How should I structure an investment purchase?

Question from Lorraine updated on 1st July 2009:

We have a mortgage free joint family home and are looking to buy a bigger family home which I would like to put into a trust. We can purchase without having to sell our current house first, which I am considering. If our current house proves hard to sell in the current market, we have the option to rent it out. With it being mortgage free, there are possibly no tax benefits to this unless we can transfer to the trust at market value and split the remaining mortgage by say government valuation. Is this feasible? Would an accountant set all this up?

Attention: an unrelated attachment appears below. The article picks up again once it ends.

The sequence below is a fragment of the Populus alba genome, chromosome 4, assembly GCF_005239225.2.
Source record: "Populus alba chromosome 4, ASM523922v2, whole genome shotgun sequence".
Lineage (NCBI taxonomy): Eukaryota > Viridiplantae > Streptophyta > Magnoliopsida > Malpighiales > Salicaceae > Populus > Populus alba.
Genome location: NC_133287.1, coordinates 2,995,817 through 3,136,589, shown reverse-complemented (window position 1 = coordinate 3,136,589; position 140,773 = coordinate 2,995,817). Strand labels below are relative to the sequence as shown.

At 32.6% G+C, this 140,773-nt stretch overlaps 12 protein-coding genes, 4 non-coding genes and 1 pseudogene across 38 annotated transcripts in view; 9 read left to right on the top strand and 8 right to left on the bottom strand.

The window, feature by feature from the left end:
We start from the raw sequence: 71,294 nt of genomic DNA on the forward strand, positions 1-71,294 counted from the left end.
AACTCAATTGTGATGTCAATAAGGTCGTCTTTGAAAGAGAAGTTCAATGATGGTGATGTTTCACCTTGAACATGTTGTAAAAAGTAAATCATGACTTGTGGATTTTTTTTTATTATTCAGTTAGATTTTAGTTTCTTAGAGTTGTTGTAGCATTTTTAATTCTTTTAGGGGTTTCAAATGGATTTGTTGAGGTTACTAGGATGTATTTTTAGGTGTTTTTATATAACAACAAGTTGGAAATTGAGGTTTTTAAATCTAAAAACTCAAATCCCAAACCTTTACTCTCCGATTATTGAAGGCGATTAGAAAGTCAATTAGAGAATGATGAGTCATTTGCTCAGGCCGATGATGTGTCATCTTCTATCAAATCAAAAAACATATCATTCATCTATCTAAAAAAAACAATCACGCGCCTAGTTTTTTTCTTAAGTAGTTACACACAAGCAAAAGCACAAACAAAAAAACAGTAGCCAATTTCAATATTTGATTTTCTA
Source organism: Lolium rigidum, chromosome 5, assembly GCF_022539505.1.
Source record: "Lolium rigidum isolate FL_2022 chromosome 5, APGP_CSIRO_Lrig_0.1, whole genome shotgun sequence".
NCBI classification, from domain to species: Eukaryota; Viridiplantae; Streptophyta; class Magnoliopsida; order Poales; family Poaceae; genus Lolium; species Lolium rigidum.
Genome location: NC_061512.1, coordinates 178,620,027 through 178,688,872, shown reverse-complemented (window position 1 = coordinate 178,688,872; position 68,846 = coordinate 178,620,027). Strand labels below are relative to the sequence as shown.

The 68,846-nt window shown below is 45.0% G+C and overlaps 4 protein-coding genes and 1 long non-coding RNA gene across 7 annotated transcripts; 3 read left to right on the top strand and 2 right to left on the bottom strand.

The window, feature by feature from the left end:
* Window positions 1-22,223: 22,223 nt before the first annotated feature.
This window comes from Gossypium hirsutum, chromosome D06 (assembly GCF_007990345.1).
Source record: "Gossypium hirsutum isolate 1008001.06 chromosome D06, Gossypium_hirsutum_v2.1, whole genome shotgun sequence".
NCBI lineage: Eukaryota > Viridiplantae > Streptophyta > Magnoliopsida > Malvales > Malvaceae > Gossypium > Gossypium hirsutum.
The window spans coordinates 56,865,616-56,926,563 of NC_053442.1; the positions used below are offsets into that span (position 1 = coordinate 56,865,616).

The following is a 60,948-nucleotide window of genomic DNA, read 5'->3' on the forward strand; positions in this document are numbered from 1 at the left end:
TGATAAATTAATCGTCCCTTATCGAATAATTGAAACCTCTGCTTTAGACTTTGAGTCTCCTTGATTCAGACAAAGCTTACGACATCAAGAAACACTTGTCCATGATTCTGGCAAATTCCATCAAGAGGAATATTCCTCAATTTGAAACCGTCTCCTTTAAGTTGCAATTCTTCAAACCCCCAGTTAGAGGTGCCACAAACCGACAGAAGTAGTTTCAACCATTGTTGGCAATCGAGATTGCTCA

Our expert Mark Withers responded:

This is a fairly classic dilemma. If you borrow money to buy your new home and rent out your old freehold one none of the interest is deductible against the rent from the old property. This leaves you servicing the new mortgage and paying tax on your rent. To gain an interest deduction you must be able to show that borrowed money was used to buy the rental property.

Note, which property secures the loans is not relevant to the interest deductibility. If you formed a LAQC to buy your old house with borrowed money you would achieve deductibility of the interest within the company. Any tax loss can then be attributed into the shareholders tax returns. The money you get from the sale of the old property to the LAQC can then be lent to your trust to buy your new home with a lower bank loan. Problem solved! You would use an accountant to plan this and a lawyer to do the conveyancing.

Mark Withers and his team at Withers Tsang & Co specialise in advising on property related transactions, valuation and restructure services and tax planning.



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